SCIE Report 46: Self-neglect and adult safeguarding: findings from research
Published: September 2011
This report was commissioned by the Department of Health (DH) and examines the concept of self-neglect. The relationship between self-neglect and safeguarding in the UK is a difficult one, partly because the current definition of abuse specifies harmful actions by someone other than the individual at risk. Safeguarding Adults Boards’ policies and procedures commonly contain no reference to self-neglect; occasionally they explicitly exclude it or set criteria for its inclusion.
The perceptions of people who neglect themselves have not been extensively researched, but where they have, emerging themes are pride in self-sufficiency, connectedness to place and possessions and behaviour that attempts to preserve continuity of identity and control. Traumatic histories and life-changing effects are also present in individuals’ own accounts of their situation.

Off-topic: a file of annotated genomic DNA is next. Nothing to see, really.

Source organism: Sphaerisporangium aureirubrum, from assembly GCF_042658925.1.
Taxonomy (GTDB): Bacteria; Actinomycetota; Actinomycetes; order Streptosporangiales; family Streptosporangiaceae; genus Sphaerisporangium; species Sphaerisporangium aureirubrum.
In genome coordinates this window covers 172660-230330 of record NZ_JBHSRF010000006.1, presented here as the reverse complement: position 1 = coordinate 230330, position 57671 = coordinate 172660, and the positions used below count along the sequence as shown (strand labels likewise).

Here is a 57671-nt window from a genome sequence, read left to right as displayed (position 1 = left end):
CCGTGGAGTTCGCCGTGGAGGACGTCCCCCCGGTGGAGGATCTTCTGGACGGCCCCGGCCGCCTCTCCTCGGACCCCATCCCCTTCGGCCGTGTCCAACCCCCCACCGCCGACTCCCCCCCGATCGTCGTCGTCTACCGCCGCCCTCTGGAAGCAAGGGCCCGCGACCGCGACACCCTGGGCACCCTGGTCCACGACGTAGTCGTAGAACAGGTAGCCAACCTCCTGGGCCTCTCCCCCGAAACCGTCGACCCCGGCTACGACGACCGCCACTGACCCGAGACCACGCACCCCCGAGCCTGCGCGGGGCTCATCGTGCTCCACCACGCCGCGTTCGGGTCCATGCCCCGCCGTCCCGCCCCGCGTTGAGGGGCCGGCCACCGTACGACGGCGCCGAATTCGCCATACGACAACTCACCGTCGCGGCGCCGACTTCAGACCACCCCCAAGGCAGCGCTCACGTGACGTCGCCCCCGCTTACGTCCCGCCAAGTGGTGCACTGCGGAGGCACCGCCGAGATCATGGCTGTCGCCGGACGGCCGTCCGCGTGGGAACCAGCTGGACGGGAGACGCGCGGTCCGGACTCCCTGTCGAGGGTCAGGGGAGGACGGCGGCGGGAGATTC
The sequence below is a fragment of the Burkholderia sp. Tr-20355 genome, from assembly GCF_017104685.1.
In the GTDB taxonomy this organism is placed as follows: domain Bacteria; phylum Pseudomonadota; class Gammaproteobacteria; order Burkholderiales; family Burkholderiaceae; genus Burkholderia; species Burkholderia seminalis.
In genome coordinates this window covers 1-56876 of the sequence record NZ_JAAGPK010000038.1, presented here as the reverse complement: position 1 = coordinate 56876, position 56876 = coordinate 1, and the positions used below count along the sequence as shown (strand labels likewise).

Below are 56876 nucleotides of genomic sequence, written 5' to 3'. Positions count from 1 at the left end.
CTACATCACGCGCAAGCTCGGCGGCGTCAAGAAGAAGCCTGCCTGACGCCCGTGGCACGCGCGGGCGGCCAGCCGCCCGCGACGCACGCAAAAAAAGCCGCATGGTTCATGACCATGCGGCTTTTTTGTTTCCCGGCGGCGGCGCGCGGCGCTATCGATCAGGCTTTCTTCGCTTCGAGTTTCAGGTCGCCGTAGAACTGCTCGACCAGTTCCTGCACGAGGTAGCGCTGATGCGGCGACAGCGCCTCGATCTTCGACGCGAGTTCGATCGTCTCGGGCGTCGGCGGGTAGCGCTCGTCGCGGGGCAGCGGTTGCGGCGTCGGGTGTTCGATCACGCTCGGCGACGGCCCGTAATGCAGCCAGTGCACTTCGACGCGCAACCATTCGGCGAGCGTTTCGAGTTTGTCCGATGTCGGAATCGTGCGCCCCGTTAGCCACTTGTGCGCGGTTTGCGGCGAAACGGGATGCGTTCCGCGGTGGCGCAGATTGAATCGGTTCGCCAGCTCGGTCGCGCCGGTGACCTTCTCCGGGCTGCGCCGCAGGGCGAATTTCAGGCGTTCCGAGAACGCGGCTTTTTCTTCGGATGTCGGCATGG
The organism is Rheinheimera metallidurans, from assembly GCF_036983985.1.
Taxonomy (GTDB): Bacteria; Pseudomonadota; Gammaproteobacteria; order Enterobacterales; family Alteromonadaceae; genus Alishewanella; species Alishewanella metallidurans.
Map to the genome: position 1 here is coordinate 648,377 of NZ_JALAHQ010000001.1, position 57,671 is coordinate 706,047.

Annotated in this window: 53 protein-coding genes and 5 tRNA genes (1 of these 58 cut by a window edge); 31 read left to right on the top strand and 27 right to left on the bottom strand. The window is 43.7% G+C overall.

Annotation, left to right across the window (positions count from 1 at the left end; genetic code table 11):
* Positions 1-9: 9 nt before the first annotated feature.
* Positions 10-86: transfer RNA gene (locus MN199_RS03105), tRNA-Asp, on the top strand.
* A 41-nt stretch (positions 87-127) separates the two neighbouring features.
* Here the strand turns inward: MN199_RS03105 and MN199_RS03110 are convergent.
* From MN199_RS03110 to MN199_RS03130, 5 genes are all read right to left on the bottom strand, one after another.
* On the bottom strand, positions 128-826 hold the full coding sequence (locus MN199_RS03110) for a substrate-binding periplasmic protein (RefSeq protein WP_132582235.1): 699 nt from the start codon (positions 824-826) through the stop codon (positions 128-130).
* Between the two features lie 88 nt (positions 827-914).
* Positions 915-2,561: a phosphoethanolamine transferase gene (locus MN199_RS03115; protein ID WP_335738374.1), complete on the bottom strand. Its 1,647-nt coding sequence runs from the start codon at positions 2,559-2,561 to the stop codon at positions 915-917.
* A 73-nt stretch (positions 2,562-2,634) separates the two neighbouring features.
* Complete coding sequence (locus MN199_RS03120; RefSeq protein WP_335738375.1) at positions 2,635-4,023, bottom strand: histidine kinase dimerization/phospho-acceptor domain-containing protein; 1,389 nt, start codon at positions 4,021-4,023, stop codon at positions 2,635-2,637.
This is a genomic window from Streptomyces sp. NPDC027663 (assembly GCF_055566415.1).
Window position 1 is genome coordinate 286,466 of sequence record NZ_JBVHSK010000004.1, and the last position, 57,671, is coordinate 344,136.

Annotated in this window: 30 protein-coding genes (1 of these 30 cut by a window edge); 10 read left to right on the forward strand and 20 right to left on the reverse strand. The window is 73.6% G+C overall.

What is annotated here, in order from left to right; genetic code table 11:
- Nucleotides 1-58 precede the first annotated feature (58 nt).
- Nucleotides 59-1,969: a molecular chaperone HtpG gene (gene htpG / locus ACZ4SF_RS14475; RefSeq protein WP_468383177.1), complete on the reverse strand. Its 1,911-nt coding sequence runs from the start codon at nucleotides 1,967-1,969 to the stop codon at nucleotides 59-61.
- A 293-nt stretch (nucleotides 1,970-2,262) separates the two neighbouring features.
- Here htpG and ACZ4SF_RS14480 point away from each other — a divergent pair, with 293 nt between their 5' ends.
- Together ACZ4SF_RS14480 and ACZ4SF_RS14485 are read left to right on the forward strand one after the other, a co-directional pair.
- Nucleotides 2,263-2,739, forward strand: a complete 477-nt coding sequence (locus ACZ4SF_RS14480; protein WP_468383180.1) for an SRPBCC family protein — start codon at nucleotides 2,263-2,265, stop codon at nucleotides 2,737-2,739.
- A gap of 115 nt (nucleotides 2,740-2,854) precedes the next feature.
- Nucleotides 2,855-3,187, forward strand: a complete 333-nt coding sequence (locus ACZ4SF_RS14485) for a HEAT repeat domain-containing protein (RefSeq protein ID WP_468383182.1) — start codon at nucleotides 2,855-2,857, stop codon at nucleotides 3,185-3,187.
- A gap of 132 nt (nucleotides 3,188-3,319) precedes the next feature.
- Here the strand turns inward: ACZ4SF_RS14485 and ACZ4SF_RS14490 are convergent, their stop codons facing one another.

Self-neglect is reported mainly as occurring in older people, although it is also associated with mental ill health. Differentiation between inability and unwillingness to care for oneself, and capacity to understand the consequences of one’s actions, are crucial determinants of response. Professional tolerance of self-neglect as lifestyle choice is higher than when it accompanies physical/mental impairment. Professionals express uncertainty about causation and intervention.